Sturtian glaciation

The Sturtian glaciation was a worldwide glaciation during the Cryogenian Period when the Earth experienced repeated large-scale glaciations. As of January 2023, the Sturtian glaciation is thought to have lasted from c. 717 Ma to c. 660 Ma, a time span of approximately 57 million years. It is hypothesised to have been a Snowball Earth event, or contrastingly multiple regional glaciations, and is the longest and most severe known glacial event preserved in the geologic record, after the much earlier Huronian glaciation.

Etymology of name

Ultimately, current usage of the term is in reference to the globally significant Sturt Formation (originally Sturtian Tillite) within the Adelaide Superbasin of Australia. The Sturt Formation is named after Sturt Gorge, South Australia; itself named after the Sturt River, which was given its name in April 1831 by British Military Officer Captain Collet Barker, after fellow officer and explorer Charles Sturt.

The Sturtian glaciation is an informal, but commonly used name for the older of two worldwide glacial events (the other is known as the Marinoan/Elatina glaciation) preserved in Cryogenian rocks. The term Sturtian was originally defined as a chronostratigraphic unit (Series) and later proposed as an international chronostratigraphic division; however, this has been superseded by international nomenclature.[further explanation needed] The suggestion of the glacial nature of the Sturt Formation during the early 20th century resulted in discussion about Neoproterozoic glaciations (thought to be Cambrian at the time) and encouraged the research that eventually resulted in the Snowball Earth hypothesis.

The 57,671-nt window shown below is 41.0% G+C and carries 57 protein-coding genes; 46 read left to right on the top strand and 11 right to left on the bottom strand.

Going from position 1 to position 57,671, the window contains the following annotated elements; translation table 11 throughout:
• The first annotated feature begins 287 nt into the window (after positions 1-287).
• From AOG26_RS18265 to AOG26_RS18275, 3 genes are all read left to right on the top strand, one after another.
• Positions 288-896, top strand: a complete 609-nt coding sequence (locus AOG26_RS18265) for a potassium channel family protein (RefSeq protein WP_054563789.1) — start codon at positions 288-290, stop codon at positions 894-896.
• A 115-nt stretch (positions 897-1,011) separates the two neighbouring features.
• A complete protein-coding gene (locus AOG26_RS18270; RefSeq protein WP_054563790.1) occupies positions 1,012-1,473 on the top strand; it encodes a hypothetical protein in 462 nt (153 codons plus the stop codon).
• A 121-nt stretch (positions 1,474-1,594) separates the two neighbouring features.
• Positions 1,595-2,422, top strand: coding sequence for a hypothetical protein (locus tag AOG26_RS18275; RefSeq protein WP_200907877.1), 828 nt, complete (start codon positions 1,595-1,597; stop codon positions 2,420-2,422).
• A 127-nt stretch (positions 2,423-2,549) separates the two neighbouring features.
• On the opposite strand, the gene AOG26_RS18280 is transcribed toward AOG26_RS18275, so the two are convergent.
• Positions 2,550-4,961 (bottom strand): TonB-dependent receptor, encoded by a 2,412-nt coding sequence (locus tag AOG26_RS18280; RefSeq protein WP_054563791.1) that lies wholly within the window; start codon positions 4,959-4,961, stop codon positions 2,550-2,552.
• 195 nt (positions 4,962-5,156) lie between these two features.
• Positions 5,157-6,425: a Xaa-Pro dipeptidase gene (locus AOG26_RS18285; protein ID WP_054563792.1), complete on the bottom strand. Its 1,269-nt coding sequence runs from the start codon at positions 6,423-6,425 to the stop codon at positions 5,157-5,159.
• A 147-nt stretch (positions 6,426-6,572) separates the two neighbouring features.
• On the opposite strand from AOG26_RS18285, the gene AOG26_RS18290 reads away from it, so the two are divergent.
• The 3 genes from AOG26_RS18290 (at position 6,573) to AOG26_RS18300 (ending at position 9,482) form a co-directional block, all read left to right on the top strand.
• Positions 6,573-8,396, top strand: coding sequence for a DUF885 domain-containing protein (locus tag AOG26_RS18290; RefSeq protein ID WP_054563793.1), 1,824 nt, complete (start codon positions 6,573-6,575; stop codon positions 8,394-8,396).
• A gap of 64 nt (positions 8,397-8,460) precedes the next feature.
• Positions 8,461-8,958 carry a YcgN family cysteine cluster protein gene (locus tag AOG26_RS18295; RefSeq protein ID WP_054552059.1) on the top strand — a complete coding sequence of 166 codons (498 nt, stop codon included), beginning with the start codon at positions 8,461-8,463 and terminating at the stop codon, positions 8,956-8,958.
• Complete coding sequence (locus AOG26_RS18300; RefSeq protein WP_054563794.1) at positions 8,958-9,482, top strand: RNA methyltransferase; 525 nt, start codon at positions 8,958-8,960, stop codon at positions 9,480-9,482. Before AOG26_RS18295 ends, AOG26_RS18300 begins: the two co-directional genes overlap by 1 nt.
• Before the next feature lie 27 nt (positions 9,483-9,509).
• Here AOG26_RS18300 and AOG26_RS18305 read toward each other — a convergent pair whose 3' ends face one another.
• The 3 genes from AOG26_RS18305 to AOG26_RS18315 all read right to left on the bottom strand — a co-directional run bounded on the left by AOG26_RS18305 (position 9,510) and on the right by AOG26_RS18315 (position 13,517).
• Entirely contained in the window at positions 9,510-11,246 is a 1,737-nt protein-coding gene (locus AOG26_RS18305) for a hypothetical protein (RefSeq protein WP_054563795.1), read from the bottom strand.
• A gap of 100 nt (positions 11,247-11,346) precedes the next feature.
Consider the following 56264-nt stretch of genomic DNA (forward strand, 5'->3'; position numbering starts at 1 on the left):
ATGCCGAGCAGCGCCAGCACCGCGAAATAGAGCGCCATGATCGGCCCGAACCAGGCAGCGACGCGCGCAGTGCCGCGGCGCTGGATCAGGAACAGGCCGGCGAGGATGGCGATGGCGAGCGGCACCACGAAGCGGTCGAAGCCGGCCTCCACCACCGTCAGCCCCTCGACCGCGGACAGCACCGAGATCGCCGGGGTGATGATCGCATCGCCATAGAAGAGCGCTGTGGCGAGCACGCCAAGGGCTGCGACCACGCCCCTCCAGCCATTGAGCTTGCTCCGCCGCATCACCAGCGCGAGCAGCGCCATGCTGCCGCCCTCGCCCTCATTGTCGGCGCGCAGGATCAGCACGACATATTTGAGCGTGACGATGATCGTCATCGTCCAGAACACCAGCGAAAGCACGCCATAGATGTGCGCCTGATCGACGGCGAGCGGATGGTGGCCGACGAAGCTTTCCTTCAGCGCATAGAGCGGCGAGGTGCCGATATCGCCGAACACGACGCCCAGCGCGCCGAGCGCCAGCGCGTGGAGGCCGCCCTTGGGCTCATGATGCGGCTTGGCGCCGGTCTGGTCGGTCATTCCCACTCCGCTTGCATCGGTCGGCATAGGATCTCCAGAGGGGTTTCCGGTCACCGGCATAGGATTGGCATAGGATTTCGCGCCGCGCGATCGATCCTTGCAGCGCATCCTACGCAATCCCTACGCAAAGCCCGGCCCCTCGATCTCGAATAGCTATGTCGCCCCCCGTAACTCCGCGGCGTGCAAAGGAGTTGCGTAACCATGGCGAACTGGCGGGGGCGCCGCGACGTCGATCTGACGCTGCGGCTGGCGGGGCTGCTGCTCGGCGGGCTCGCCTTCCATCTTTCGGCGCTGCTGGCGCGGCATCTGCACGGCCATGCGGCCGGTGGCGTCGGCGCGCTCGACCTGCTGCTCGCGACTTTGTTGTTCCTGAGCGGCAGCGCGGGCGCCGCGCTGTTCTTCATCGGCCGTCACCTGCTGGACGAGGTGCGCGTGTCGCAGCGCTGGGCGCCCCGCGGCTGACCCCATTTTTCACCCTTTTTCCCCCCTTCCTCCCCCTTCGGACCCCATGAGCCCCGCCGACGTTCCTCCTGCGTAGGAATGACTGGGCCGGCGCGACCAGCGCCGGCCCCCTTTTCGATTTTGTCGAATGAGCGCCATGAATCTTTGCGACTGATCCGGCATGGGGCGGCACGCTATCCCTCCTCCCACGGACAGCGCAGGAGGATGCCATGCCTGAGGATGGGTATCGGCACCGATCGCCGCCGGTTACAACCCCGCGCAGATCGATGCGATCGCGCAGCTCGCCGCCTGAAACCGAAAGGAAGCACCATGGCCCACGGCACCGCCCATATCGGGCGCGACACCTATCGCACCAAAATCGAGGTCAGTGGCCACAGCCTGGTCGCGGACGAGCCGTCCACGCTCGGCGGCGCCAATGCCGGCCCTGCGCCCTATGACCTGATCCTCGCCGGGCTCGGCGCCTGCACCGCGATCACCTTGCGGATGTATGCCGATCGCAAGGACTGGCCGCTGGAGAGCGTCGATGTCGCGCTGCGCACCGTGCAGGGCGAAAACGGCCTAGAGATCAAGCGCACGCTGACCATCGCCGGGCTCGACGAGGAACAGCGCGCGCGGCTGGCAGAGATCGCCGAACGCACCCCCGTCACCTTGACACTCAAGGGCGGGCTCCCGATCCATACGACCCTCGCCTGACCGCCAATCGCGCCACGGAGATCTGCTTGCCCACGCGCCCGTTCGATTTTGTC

Rocks preserving evidence for the Sturtian Glaciation are found on every continent. Notable sections are found in Australia, Canada, China, Ethiopia, Namibia, Siberia, and Svalbard.

According to Eyles and Young, "Glaciogenic rocks figure prominently in the Neoproterozoic stratigraphy of southeastern Australia and the northern Canadian Cordillera. The Sturtian glaciogenic succession (c. 740 Ma) unconformably overlies rocks of the Burra Group." The Sturtian succession includes two major diamictite-mudstone sequences which represent glacial advance and retreat cycles. It is stratigraphically correlated with the Rapitan Group of North America.

Reusch's Moraine in northern Norway may have been deposited during this period.

See also

This page was last updated at 2024-01-24 10:20 UTC. Update now. View original page.

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